Google this week introduced a virtual braille keyboard integrated directly into Android. Visually impaired users can ditch their cumbersome external hardware for the built-in convenience of TalkBack.
“As part of our mission to make the world’s information universally accessible, we hope this keyboard can broadly expand braille literacy and exposure among blind and low-vision people,” Brian Kemier, Android Accessibility product manager, wrote in a blog post.
Created in collaboration with braille developers, TalkBack uses a standard six-key layout in which each key represents one of six braille dots. To type an “A,” for example, you’d tap dot one; to type a “B,” press dots one and two together. There are 64 possible combinations in English Braille, including no dots for a space. Cells can be used to represent a letter, digit, punctuation mark, or even a full word.
To enable the new feature in Android, navigate to Settings > Accessibility > TalkBack > Settings > Braille keyboard, then select “Tap to set up.” (Visit the Android Accessibility Help page online for more detailed instructions.) Swipe up with three fingers to practice with the gestures tutorial or down with two to hide it.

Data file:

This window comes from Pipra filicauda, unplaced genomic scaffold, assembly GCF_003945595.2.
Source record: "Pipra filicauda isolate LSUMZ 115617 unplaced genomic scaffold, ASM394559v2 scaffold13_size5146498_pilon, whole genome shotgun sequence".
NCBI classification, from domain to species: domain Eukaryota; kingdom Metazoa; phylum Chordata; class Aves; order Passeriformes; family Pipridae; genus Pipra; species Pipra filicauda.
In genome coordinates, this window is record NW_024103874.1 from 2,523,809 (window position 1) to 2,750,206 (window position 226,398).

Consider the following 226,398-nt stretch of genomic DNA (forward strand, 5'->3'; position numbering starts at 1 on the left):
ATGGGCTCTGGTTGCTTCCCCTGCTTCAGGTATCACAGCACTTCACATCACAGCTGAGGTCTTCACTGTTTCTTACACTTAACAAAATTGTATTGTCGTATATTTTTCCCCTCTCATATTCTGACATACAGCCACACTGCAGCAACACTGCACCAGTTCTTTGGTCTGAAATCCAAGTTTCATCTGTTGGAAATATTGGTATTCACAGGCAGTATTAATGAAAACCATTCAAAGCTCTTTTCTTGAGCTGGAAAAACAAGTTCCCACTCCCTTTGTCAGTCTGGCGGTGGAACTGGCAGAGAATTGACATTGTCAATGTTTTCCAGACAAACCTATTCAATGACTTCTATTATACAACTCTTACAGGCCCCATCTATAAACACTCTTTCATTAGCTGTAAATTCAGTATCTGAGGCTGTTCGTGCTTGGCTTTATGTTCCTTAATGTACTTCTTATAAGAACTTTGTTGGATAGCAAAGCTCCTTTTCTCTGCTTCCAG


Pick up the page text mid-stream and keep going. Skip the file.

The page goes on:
TalkBack can be used “anywhere you would normally type,” according to Google (which also noted that the keyboard is not yet supported in Docs or Messages), and allows users to delete letters and words, add lines, and submit text. The screen reader even provides spoken feedback and notifications.
Google’s braille keyboard is rolling out now to devices running Android 5.0 or higher. Once installed, it’s easily accessible by pressing both volume keys for three seconds or through the Settings app. TalkBack currently supports only Unified English Braille grades one and two.